TO: Interested Parties
FROM: David Metz, Fairbank, Maslin, Maullin, Metz & Associates
RE: California Voter Opposition to Cutting Retirement Benefits for Current Employees
DATE: October 14, 2013
Fairbank, Maslin, Maullin, Metz & Associates recently conducted a survey of California voters to assess their support for proposed changes to public employee pensions in California. The survey results show that California voters overwhelmingly oppose the idea of cutting retirement benefits for current public employees, as shown below in Figure 1.
Figure 1: Support for Allowing Public Employers to Unilaterally Cut Retirement Benefits for Current Employees
Opposition to unilateral cuts in public employee retirement benefits cuts across all segments of the California electorate. Opponents include:
- 73% of Democrats, 68% of independents, and even nearly half (47%) of Republicans;
- 69% of women and 56% of men;
- 68% of voters under age 50, and 60% of those age 50 and over;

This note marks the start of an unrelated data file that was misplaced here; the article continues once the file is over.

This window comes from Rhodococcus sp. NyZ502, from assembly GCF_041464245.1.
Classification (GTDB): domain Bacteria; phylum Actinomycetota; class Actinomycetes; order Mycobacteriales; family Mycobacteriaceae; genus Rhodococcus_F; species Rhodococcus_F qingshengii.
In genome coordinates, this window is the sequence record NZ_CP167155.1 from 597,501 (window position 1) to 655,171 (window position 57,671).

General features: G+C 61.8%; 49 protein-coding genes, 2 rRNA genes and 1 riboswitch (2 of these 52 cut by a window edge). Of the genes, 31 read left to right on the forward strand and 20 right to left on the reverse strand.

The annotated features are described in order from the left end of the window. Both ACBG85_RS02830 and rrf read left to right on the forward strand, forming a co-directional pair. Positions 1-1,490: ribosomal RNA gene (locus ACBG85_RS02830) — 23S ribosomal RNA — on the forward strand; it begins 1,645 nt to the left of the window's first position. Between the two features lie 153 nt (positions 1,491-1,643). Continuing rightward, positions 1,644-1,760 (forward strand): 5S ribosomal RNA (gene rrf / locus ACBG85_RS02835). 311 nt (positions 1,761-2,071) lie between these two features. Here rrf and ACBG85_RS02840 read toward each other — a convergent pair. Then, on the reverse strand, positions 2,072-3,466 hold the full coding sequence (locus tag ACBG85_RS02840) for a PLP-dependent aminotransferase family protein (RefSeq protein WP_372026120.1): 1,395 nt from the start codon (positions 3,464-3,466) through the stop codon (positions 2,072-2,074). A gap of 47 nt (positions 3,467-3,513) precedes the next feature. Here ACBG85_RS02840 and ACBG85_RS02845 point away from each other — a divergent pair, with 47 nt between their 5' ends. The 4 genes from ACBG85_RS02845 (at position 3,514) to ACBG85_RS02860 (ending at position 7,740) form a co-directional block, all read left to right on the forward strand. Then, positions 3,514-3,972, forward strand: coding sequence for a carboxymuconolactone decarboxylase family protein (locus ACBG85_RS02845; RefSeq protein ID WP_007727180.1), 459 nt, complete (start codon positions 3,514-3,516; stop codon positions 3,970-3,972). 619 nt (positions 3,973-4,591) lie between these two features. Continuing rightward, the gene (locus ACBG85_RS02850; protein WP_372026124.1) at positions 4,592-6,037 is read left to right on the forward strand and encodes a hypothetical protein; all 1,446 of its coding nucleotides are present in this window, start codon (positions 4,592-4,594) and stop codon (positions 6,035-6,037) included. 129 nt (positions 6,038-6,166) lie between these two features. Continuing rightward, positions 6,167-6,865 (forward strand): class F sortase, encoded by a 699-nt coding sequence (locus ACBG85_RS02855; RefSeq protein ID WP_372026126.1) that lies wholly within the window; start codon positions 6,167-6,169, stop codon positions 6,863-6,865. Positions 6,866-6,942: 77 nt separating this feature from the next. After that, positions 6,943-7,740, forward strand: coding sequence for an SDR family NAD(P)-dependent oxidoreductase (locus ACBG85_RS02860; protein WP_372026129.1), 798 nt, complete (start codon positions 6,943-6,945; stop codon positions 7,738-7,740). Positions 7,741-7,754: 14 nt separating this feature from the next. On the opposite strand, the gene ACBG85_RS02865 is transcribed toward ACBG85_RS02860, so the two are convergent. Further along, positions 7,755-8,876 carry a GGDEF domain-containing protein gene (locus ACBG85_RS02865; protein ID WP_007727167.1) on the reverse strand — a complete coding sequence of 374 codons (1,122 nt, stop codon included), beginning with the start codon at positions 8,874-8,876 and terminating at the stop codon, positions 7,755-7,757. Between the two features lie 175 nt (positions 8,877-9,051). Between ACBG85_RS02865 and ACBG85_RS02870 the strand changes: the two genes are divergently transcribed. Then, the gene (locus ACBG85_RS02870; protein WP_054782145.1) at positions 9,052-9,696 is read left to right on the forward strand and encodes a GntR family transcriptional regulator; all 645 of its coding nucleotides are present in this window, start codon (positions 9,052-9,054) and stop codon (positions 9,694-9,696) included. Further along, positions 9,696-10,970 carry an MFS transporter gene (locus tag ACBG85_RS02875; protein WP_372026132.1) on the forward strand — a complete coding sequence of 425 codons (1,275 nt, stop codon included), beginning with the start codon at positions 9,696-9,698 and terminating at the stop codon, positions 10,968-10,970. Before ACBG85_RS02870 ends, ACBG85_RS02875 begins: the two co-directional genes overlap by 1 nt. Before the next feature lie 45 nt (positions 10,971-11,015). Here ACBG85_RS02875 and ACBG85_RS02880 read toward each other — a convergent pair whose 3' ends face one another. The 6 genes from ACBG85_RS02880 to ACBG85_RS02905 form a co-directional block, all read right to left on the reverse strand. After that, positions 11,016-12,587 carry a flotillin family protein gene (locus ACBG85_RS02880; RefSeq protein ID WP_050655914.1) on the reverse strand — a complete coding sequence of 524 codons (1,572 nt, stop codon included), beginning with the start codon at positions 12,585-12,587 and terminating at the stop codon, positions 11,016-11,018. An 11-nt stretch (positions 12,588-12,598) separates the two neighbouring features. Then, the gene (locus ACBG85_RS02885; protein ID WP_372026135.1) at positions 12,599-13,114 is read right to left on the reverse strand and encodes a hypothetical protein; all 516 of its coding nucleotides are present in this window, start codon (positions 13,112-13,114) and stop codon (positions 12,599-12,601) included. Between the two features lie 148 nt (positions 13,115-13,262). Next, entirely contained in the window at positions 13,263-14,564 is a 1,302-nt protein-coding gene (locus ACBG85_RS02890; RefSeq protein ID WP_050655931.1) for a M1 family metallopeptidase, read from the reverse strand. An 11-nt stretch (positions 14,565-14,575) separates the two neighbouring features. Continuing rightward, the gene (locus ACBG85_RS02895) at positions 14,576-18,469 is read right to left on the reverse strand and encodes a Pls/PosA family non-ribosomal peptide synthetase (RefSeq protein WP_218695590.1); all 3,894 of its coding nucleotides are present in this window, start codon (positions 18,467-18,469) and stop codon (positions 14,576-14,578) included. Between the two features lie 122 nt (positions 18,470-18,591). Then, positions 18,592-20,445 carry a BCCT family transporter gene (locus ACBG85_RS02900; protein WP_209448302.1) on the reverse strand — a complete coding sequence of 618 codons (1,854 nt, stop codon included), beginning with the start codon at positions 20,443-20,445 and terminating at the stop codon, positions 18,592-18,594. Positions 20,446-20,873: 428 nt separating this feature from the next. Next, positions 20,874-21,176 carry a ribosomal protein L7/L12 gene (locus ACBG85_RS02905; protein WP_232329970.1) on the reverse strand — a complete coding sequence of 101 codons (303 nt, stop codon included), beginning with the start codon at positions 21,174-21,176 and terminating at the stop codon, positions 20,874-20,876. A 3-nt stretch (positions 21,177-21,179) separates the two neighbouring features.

- 63% of whites, 62% of voters of color, and 56% of Latinos; and
- At least a 54% majority of voters in each of the state’s four major media markets.
Much of this opposition stems from the fact that most California voters see no real need to reduce pension benefits for public employees. As detailed below in Figure 2, most California voters either would like to see public employee pensions maintained or increased (54%) while fewer than two in five (38%) would like to see them reduced.
Figure 2: Preferred Approach to Public Employee Pensions
To the extent that changes to public employee pensions are to be made, voters would prefer that they be made at the local level, as opposed to the state. As detailed in Figure 3, a 52-percent majority prefers that pension changes be dealt with as the local level, whereas only about one in three (36%) prefer a statewide approach.
Figure 3: Preference for Addressing Pension Issues at the State or Local Level
In addition, California voters make clear that they would prefer to see changes to public employee pension benefits at the state level be dealt with through negotiations between employers and employees. Fewer than one in three voters (30%) would like to see such issues addressed through ballot measures.
Figure 4: Preferred Manner for Dealing with State-Level Changes to Pension Benefits
Methodology: From February 13-18, 2013, FM3 conducted 800 telephone interviews with California voters likely to cast ballot in November 2014. Interviews were conducted on landline and wireless phones. The margin of sampling error for the full sample is +/- 3.5%; margins of error for subgroups within the sample will be larger.